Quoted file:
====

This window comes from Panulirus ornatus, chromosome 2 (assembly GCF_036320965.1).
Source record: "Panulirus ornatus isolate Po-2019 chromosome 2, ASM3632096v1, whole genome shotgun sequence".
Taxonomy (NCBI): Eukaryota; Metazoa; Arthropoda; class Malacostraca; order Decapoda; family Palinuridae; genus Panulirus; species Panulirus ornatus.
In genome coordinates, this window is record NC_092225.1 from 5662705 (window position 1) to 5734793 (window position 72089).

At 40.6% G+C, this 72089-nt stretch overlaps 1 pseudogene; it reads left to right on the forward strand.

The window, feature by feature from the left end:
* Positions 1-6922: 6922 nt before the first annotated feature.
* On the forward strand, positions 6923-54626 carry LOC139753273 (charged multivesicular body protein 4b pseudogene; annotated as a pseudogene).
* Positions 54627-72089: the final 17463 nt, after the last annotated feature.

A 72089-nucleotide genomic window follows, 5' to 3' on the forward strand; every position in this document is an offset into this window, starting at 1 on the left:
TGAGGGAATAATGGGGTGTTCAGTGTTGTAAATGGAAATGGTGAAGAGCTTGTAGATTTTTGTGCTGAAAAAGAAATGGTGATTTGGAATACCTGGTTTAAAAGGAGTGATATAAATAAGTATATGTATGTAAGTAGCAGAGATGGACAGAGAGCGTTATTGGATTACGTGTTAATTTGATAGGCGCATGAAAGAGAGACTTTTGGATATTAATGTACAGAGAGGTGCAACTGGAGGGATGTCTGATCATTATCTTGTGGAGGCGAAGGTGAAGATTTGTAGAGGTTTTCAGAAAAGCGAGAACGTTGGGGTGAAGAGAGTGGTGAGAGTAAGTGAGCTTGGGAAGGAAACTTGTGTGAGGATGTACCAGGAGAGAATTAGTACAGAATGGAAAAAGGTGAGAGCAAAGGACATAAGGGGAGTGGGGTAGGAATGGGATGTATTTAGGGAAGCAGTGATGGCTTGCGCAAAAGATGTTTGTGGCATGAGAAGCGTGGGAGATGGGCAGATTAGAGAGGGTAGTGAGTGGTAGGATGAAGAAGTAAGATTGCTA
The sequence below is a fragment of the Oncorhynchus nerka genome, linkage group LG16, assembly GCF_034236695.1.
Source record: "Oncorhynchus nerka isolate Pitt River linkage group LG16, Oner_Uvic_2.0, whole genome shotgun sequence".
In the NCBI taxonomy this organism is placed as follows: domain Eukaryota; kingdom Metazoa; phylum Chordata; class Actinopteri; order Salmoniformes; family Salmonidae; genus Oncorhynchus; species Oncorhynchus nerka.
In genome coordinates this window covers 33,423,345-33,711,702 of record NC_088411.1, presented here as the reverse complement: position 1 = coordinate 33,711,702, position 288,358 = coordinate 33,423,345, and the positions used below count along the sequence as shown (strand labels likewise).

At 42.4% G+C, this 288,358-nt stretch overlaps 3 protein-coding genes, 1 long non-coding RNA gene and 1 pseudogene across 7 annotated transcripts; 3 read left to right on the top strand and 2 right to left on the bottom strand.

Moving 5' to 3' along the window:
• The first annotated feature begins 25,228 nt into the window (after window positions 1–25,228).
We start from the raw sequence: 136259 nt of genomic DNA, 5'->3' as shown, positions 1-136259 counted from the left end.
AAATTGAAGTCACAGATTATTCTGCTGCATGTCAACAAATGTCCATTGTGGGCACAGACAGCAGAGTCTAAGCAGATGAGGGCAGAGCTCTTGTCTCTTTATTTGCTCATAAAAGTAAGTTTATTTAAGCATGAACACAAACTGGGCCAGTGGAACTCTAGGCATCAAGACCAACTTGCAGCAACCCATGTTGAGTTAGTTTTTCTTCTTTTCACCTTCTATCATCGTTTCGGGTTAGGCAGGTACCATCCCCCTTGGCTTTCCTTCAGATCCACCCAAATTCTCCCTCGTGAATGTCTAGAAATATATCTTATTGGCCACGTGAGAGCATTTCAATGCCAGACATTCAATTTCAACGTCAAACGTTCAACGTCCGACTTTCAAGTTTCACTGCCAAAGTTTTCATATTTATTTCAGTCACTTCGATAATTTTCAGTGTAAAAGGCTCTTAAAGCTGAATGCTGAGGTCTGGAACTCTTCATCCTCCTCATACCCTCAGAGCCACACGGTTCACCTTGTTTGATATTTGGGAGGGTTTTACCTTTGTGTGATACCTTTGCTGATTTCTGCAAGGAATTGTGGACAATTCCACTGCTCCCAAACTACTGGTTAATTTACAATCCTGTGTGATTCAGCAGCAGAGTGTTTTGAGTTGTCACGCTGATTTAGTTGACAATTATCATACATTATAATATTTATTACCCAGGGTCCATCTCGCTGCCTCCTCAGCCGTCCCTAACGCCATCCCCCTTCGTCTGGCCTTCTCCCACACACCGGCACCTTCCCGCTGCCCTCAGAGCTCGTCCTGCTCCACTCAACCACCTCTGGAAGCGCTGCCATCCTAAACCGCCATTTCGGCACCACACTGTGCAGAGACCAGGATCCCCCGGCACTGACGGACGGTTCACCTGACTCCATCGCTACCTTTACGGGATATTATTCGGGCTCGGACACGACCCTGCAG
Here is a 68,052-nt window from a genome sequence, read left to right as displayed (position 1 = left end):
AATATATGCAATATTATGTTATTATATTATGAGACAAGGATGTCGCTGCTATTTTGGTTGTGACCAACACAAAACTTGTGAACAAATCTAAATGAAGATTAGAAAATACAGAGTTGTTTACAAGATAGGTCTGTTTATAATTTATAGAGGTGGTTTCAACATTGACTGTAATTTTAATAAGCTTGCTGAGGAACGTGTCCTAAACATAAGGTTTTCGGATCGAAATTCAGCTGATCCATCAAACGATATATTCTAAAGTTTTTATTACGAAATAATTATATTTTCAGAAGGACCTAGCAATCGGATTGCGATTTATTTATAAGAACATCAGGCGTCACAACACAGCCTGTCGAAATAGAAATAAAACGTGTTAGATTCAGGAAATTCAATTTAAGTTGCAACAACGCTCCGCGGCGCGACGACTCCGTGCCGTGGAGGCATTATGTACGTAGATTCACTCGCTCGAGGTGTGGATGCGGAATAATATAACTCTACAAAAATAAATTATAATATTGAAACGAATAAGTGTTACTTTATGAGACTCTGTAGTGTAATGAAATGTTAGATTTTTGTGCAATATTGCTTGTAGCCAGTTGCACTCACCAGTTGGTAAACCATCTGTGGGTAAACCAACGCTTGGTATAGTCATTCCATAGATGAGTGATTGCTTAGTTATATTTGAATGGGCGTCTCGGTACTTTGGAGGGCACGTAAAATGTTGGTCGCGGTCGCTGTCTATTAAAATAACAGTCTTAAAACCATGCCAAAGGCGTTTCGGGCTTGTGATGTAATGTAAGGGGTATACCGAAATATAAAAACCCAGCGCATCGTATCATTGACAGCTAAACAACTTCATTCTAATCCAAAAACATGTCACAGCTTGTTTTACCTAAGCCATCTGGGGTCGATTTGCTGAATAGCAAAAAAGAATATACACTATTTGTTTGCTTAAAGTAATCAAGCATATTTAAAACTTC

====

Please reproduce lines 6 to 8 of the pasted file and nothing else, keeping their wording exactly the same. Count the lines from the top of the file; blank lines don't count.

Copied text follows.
The window, feature by feature from the left end:
* Positions 1-6922: 6922 nt before the first annotated feature.
* On the forward strand, positions 6923-54626 carry LOC139753273 (charged multivesicular body protein 4b pseudogene; annotated as a pseudogene).